So I’ve been thinking a lot about Nietszche’s concept of the ubermensch lately (a process about as geeky as I’m sure you’re picturing it to be). This concept, introduced to us in a torrent of German, basically boils down to the idea that there is this ultimate image of self dangling just in front of us at all times; there is a person there that is our ever forming “who I will become”. The personality carrot.
I think we first develop this personality carrot when we engage those older than us and think “that’s who I want to be.” When we’re seven, the ten year olds a few years ahead of us in school are incredibly “grown up”; they are the image of good behaviour. Intelligent, experienced in relationships, and clearly having figured the world out, we look at them and see the person we want to be.
Now of course, as adults we find this idea comical. Those are kids, right? And we see them as such. Fifth graders don’t know everything there is to know about relationships (though I swear sometimes they know so much more than they let on). But think about the next time that we collectively do this process: say the age eighteen. When we are teenagers, we think that when we graduate, when we become “legal,” then we’ll have it figured out, at least a bit more. We reckon that at such an age, we’ll have sorted that confusing bit inside of ourselves that lends insecurity to social situations. We’ll stop fumbling when we speak, or when we write, or when we run. We’ll be so much stronger; and in that image, we take a great deal of comfort. Because if we can just reach eighteen, no matter how much we mess up along the way, surely all of those efforts will come out as our carrot personality, and we will have made it.
And then we reach eighteen. And you know what eighteen is like? Well, it’s a lot like seventeen. It’s a lot like nineteen. The reason behind this being, we reach that point we’d set for ourselves as our ultimate, and we’ve arrived there as...surprise...ourselves. A little older, probably a tad wiser, but nevertheless, still that person that was the original package.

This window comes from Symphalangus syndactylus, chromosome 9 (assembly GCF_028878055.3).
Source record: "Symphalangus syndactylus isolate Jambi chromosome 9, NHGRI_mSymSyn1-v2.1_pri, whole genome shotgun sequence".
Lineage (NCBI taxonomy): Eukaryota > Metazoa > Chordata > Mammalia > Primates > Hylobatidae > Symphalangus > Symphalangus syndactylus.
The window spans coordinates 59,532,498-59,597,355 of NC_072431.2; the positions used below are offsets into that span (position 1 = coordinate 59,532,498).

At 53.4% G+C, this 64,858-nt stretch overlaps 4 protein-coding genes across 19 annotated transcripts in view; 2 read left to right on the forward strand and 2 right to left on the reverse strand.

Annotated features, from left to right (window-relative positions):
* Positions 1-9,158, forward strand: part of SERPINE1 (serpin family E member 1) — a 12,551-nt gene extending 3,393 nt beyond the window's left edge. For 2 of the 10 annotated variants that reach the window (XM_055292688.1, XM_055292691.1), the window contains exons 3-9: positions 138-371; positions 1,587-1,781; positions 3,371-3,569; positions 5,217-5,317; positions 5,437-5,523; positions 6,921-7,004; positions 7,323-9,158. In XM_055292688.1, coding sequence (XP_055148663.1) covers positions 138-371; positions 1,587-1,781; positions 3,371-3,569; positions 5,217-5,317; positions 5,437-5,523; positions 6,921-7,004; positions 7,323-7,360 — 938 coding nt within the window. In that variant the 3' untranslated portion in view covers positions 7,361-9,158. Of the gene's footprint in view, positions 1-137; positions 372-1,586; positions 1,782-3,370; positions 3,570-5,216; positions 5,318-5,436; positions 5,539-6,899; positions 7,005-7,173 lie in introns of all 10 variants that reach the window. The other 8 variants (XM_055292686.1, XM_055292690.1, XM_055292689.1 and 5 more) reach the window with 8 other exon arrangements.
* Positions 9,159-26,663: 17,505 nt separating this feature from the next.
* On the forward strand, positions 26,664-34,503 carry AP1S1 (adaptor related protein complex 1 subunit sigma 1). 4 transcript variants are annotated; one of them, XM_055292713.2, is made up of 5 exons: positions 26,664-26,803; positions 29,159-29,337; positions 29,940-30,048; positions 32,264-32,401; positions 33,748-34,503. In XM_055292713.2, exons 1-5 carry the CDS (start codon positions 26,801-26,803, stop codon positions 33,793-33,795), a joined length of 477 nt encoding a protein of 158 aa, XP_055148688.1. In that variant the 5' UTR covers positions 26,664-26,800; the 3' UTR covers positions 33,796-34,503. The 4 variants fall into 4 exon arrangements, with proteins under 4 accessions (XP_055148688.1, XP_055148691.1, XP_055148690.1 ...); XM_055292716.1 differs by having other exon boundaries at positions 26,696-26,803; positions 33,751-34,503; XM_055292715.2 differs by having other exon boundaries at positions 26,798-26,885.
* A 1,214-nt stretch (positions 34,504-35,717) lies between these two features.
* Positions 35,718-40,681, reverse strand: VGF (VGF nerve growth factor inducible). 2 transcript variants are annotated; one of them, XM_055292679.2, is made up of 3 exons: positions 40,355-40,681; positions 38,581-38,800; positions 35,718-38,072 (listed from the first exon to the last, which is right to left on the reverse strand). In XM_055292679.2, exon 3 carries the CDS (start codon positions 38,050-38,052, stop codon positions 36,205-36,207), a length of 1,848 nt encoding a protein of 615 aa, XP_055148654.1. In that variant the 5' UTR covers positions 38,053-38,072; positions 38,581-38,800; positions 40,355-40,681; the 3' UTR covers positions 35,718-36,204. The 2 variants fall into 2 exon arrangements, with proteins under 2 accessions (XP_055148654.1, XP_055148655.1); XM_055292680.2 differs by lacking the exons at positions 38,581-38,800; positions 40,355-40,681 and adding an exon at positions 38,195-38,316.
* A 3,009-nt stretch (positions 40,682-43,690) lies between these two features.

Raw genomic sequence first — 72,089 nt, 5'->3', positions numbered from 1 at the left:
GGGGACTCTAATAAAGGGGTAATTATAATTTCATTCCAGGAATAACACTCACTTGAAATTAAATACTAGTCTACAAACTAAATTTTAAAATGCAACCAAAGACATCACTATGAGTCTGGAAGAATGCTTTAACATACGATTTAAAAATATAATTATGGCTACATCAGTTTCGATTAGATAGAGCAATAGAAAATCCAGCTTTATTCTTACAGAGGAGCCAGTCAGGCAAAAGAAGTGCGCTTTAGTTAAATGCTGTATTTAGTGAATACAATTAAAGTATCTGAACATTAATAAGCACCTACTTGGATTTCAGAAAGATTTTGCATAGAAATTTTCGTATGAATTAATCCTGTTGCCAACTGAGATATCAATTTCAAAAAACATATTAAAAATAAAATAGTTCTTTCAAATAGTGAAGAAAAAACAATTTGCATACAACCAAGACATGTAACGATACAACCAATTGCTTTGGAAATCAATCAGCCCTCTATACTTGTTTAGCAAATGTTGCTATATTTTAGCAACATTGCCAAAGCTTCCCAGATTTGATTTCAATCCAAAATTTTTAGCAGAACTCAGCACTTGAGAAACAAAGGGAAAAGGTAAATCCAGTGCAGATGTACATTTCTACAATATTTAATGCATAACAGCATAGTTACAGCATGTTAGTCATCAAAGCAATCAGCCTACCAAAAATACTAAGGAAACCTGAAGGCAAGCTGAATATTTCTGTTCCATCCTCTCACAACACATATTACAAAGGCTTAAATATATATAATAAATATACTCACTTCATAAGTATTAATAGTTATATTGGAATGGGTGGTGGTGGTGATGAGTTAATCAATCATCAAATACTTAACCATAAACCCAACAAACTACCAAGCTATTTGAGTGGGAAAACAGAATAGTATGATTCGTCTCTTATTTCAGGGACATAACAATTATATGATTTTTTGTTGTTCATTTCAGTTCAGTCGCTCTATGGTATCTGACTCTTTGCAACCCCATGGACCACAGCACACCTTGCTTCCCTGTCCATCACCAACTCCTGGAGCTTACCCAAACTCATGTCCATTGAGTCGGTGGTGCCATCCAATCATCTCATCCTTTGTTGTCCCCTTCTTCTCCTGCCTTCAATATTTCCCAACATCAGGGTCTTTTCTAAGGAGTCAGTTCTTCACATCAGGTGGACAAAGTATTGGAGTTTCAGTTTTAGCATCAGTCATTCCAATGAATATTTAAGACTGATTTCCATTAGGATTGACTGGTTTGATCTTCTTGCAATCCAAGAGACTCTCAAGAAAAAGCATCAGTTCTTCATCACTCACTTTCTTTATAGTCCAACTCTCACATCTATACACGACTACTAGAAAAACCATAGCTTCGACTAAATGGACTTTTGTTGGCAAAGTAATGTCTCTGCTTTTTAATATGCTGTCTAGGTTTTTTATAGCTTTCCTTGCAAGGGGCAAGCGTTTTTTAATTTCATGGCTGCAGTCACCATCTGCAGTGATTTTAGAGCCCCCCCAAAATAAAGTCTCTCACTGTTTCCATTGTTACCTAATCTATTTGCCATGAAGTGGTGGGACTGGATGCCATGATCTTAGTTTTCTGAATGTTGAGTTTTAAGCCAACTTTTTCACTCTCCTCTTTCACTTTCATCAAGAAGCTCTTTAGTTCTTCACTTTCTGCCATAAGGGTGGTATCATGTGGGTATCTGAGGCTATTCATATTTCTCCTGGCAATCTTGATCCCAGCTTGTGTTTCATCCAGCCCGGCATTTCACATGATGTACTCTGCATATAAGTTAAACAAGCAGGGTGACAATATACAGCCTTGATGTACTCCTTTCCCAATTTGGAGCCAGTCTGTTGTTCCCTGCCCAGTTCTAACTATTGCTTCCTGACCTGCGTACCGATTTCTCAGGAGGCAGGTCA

In fact, the sooner that we realise that we aren’t going to reach a set date and BECOME, the better off I think we are. Because as it stands, the more that we wait for the day that we’ve truly figured it out, the more time we’re taking to waste away this incredible person who has dreamt the capacity of that goal. I don’t think we should discount that person. I don’t think we should throw away that incredible, if yet confused, faith of self.
Because when we dream about our carrot personality, faith of self is exactly what we’re expressing. It’s simply misplaced. We both trust that we have the capacity to become, and doubt our ability to BECOME in the present. The result is that we don’t build ourselves up to who we truly want to be. We’re waiting for the enriching to be done for us, instead of taking part in it ourselves.
I’ve struggled with this conundrum a few times over the years. Once before my eighteenth birthday, as I pondered how I saw myself as changing (and then realised that I wasn’t going to be that different). Once again as I approached twenty, and then finally, during a random check up trip at the doctor’s, just before graduating University.
Sitting in the office, talking about my general check up with my very capable GP, I mentioned off-hand that sometimes I experienced a flutter in my chest, and that I’d have to cough and breathe really deeply to get it to go away. I say off-hand because I assumed that this was nothing, and the reasoning behind THAT was that I’d had this condition as far back as I could remember, a statement that the doctor also found interesting. She asked how far back I could remember experiencing it, and I recalled waking up as a child once when I was about ten and feeling my chest go all kinds of crazy. A racing, fluttering, and then a dull thud.